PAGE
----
You’ve pulled out your logbook and are taking off your jacket to bare your upper arm for the blood pressure cuff, when the nurse walks in and asks you to hold out a finger. “Does it matter that I had breakfast this morning?” you ask, trying to remember if you were supposed to fast before coming in, as she pricks your finger and collects a blood sample. “No, it doesn’t,” she says. “There; all done. The doctor will be in shortly to discuss your result.” And, indeed, several minutes later, your doctor walks in and says with a smile, “Looks like things are coming together for you. You’re at 6.8%.”
For some people, the doctor’s words would be enough for them to realize that the fingerstick in the imaginary scenario above was for a glycosylated hemoglobin (HbA1c) test. The HbA1c test gives an indication of your blood glucose control over the previous 2–3 months and is an important part of your diabetes-care regimen. This article discusses what the test is, why it’s important, and how it’s used to help better blood glucose control.
Figuring out how the HbA1c test can help with your blood glucose control starts with understanding a bit about the test and what it measures.
Hemoglobin. Hemoglobin is a molecule found in great quantities in each of the body’s red blood cells. As red blood cells travel through the circulatory system, the hemoglobin molecules join with oxygen from the lungs for delivery to the peripheral tissues, where they exchange it for some of the carbon dioxide destined for release to the lungs. The hemoglobin molecule is made up of two pairs of protein chains (two alpha chains and two beta chains) and four heme groups (iron-containing structures that act as the site of oxygen attachment and give red blood cells their color). Adults usually have a variety of types of hemoglobin, each with slightly different properties. The type of particular interest to people with diabetes is called HbA1c.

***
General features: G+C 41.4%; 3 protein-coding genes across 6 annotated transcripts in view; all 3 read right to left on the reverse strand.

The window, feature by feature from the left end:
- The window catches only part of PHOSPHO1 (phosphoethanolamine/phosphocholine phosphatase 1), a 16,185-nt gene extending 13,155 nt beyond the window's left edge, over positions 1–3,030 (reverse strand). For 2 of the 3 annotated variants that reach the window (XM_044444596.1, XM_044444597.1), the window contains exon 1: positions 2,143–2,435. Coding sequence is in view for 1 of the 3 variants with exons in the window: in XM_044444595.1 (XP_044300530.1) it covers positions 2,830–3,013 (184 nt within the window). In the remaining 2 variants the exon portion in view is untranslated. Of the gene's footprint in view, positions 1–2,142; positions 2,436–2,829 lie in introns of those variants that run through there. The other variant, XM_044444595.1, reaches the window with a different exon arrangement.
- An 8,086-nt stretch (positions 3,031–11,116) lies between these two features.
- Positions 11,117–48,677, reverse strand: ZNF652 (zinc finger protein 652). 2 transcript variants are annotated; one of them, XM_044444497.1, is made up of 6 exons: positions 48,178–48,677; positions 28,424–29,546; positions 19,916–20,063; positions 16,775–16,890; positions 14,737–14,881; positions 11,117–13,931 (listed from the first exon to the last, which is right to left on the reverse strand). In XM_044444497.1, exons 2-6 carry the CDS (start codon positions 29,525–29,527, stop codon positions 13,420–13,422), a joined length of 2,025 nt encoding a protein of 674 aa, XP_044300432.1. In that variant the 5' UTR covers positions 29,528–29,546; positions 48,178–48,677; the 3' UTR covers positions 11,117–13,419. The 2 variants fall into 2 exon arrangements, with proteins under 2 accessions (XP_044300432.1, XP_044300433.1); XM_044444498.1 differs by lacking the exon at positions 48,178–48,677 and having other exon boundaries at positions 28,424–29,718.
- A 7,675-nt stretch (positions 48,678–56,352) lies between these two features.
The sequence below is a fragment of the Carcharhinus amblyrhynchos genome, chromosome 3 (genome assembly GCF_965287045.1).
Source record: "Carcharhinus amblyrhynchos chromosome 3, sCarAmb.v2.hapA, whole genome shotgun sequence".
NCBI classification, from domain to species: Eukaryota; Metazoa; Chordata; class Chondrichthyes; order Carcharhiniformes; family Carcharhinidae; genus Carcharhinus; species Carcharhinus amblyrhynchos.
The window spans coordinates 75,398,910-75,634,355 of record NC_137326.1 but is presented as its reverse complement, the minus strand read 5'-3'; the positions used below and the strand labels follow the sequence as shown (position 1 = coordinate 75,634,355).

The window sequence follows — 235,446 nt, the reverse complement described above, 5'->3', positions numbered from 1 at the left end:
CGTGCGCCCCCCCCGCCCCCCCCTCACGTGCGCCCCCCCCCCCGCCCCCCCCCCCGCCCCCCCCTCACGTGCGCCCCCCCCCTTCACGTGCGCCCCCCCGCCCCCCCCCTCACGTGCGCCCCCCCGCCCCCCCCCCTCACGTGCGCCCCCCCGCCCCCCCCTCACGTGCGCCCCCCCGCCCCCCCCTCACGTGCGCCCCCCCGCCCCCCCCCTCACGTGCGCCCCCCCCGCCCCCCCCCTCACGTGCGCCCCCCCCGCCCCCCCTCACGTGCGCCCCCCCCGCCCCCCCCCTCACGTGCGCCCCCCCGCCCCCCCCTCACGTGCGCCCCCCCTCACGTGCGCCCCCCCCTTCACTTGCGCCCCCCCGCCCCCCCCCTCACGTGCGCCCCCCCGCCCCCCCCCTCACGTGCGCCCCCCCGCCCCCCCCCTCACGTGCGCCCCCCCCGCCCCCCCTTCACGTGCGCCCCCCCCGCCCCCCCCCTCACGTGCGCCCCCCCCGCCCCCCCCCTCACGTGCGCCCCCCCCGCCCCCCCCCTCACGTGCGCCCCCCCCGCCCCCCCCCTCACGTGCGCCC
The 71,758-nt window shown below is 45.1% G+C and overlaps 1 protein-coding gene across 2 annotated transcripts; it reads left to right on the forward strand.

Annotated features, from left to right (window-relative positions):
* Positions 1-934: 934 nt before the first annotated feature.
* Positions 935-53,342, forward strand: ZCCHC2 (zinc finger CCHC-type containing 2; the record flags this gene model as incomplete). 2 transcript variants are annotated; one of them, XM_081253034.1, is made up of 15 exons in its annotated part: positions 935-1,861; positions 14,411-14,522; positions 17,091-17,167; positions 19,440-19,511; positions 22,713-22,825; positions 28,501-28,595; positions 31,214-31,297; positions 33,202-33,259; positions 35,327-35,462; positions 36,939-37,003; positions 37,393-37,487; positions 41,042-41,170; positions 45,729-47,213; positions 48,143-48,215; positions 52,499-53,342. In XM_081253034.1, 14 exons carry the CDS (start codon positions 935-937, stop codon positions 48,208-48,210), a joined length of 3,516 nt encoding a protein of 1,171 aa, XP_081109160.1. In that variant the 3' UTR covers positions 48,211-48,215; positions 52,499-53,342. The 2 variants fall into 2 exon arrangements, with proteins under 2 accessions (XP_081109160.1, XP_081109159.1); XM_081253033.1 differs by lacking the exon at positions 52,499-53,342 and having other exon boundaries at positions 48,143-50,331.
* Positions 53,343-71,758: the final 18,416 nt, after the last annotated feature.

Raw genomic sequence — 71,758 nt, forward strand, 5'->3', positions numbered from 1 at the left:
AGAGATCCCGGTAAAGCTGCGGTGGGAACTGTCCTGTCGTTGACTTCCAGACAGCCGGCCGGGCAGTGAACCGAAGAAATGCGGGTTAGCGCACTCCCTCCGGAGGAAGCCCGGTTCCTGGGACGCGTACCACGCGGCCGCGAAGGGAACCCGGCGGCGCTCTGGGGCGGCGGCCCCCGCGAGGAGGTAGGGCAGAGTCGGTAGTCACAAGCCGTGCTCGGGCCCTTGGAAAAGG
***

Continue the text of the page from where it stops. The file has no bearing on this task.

Besides carrying oxygen, hemoglobin molecules were discovered to have a secondary property that could be used to monitor blood glucose levels, namely the ability to join with glucose. Unlike cells that have insulin-controlled gating mechanisms to regulate how much glucose enters cells (such as muscle and liver cells), red blood cells allow glucose from the blood to freely enter and leave. The concentration of glucose inside a red blood cell is therefore the same as its concentration in the blood. The level of glucose in the blood affects how much glucose is available to bind to hemoglobin.
Once bound to hemoglobin, the sugar molecules mostly remain attached for the life of the red blood cell, which averages about 120 days. Your blood cells don’t all die at the same time: New blood cells are constantly being created, and younger cells outnumber older cells. Because the red blood cells in a blood sample used for an HbA1c test are a mixture of cells of different ages, the test gives a “weighted” average of recent blood glucose levels. This average is heavily influenced by more recent blood glucose levels because of the greater number of younger red blood cells; blood glucose levels from the past three months determine most of an HbA1c test’s result. In fact, blood glucose levels in the 30 days before the test determine roughly half of the HbA1c test’s result. Therefore, the HbA1c test is often said to give an indication of blood glucose levels for the previous 2–3 months.
HbA1c test results are given as a percentage that indicates the percentage of your HbA1c molecules that are linked to glucose molecules. A chart like “Blood Glucose Correlations” can help you to figure out what your average blood glucose levels were that caused your HbA1c result.